Of course, building a trusting environment with a motivated workforce is the ideal starting point. If your employees are motivated, paid fairly and empowered, they are less likely to feel compelled to steal.
2. Vendor fraud or in-transit stock loss
Besides theft, another reason for your store suffering from shrinkage is vendor fraud. In truth, it’s another form of theft, this time involving your supplier working with someone at your store.
Of course, getting this right would be complicated. It could require someone at the vendor putting more stock into the delivery truck than is needed and then the delivery person giving that excess stock to someone else on their way to your store, before arriving with the correct amount according to the paperwork. Or, having an agreement with one of your employees so that they state that X amount was delivered to the store when in truth, the amount was higher.
In that case, the paperwork would be adjusted to reflect the correct amount so that excess stock could be taken and sold off to someone else.
There are two ways you can prevent vendor fraud.
Firstly, use vendors with a sound history, who have a large support base, and follow strict measures when it comes to stock control. That means that should anything go wrong on the way to your store; there is a paper trail to follow. It’s also worth using vendors who have strict security measures in place to prevent in-transit stock loss.
In the case of in-transit stock loss, we’re referring specifically to robberies.
Secondly, you should have a paper trail of your own to ensure you know what stock comes in and goes out. For example, ensure that your receiving manager brings in the stock, checks the relevant quantities according to the order sheet, signs it with the delivery staff and has a security guard or staff member co-sign. The order sheet would then go to the relevant person, such as the store manager, who would check the delivery note against what has been supplied.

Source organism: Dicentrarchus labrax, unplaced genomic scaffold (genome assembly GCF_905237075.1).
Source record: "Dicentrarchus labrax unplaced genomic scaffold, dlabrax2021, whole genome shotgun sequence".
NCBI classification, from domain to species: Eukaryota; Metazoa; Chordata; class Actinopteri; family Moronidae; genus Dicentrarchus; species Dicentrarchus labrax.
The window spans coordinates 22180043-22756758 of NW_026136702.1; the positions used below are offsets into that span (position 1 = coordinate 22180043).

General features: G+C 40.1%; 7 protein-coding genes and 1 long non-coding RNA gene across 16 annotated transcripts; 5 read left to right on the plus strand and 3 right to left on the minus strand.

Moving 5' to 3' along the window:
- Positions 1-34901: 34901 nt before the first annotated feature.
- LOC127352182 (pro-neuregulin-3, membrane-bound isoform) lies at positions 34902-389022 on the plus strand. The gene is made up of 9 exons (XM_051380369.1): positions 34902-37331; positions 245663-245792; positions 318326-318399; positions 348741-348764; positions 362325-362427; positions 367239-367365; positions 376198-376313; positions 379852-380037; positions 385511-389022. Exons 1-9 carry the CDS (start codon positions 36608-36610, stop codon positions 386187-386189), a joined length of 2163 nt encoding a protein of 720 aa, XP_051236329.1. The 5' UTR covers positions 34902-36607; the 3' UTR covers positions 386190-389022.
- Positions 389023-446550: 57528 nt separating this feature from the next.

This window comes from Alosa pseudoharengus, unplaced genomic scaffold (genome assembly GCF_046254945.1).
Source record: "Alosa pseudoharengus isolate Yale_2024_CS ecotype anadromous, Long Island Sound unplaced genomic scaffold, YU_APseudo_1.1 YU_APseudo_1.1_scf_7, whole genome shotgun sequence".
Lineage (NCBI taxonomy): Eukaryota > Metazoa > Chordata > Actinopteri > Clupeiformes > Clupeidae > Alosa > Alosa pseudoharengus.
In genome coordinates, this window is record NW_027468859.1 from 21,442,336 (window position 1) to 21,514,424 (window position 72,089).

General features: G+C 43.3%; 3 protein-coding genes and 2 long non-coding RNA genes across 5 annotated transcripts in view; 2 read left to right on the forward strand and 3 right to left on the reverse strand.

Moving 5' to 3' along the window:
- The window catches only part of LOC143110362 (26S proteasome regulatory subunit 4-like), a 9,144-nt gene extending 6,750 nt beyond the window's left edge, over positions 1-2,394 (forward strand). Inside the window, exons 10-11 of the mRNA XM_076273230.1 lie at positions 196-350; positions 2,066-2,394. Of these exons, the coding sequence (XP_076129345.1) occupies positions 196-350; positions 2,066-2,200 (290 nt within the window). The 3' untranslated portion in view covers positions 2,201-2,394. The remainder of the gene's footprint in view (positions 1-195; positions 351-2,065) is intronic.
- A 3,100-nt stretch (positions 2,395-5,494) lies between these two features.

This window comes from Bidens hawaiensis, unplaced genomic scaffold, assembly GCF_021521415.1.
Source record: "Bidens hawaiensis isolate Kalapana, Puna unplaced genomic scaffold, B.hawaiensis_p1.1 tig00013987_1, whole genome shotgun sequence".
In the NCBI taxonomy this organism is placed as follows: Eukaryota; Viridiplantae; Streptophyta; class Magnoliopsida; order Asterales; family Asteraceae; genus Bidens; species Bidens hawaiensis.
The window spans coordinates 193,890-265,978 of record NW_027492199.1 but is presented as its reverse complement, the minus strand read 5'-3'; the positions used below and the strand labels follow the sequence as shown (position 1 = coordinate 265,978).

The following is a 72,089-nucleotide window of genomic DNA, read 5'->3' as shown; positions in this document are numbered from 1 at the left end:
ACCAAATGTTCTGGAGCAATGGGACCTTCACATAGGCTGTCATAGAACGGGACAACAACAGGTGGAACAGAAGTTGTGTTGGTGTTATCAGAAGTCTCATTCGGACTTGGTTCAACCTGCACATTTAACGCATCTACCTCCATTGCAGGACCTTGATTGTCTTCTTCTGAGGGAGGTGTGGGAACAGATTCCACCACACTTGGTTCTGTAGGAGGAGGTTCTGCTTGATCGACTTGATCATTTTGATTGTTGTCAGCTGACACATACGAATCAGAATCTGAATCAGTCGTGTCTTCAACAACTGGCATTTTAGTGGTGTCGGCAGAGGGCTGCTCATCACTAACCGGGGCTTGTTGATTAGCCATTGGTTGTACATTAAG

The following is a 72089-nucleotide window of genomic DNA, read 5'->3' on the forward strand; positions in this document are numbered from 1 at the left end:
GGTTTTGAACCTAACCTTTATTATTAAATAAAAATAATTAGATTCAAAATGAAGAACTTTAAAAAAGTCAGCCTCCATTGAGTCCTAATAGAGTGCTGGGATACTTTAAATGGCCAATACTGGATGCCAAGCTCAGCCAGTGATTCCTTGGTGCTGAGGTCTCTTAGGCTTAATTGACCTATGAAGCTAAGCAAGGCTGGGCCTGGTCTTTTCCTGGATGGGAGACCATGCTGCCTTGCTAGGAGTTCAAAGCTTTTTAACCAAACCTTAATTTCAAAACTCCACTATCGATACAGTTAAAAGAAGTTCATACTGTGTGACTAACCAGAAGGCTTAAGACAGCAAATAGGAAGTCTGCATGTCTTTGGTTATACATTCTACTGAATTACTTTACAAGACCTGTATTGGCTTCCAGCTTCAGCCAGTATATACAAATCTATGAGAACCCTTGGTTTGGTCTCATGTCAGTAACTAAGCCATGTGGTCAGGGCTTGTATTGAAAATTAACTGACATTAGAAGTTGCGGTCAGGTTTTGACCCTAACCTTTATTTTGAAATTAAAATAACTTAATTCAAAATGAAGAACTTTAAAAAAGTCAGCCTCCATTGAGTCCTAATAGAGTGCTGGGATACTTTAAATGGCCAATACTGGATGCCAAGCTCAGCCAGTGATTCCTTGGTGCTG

While this is a long process, it’s necessary, especially so if the products you stock are primarily high-end.
3. Administrative or clerical errors
Employing a robust POS system that monitors what goes in and out at your store is one of the most important aspects of running your business. You could argue that it is the most crucial part.
That’s because not only is it the system that interacts with your client the most, but it is also what determines how your business runs in the first place. After all, if you have no idea of what is selling, how are you expected to know how much money you're making? More importantly, how are you supposed to make an informed decision around what products to stock in the future?
Just to note, this is over and above the system that you’d have at your receiving bay that we mentioned in our previous point.
Let’s take the example of a store that operates on a pen and paper invoice system instead of using a POS system. By having a manual system in place, you’re opening yourself up to human error. A staff member could quite easily lose the paper or write down an incorrect barcode. Do this often enough, and your shrinkage will, quite obviously, sky rocket.
The solution is to implement an automatic system that tracks everything in your store. Of course, that doesn’t mean it’s perfect. Things can go wrong.
For example, a customer walks in, wanting a printer, but without the ink cartridge, and you work out a deal with them. However, after agreeing to the deal, you find that the one printer you have left in stock has a cartridge pre-installed, which increases its overall price. Because you’ve concluded the deal, you’re forced to sell it at the reduced price, cartridge included.
Cycle counting your inventory can also have a huge and positive impact. You can uncover many errors in your POS system with this practice before your stock is sold and it becomes shrinkage.
4. Product damage
The last, but certainly not least reason why retail shrinkage happens is because of product damage. In this instance, the damage done isn’t always your fault. Accidents and mistakes happen.
However, that doesn’t mean that you can’t take precautions to ensure that product damage is minimal. If mistakes happen on a regular basis in-store, you could hold your staff accountable.
In combating this, the old adage of “too many cooks spoil the broth” comes to mind. In other words, the fewer people who are involved in the receiving area and working with your stock upon arrival, the easier it is to manage. When too many people are rushing to get things done, the possibility of product damage invariably occurs.
Other than that, the basic rules around stocking products in your storeroom as well as on your shelf applies. For example, don’t place heavy or large objects above a certain height. Don’t attempt to stack items on top of each other if they can’t be stacked without falling. Glass bottles are the perfect example here. Also, keep items that are easily broken behind some form of barrier.
While it can be difficult to manage shrink when its related to other situations, in this instance, where you can control it without too much hard work, there aren’t any excuses.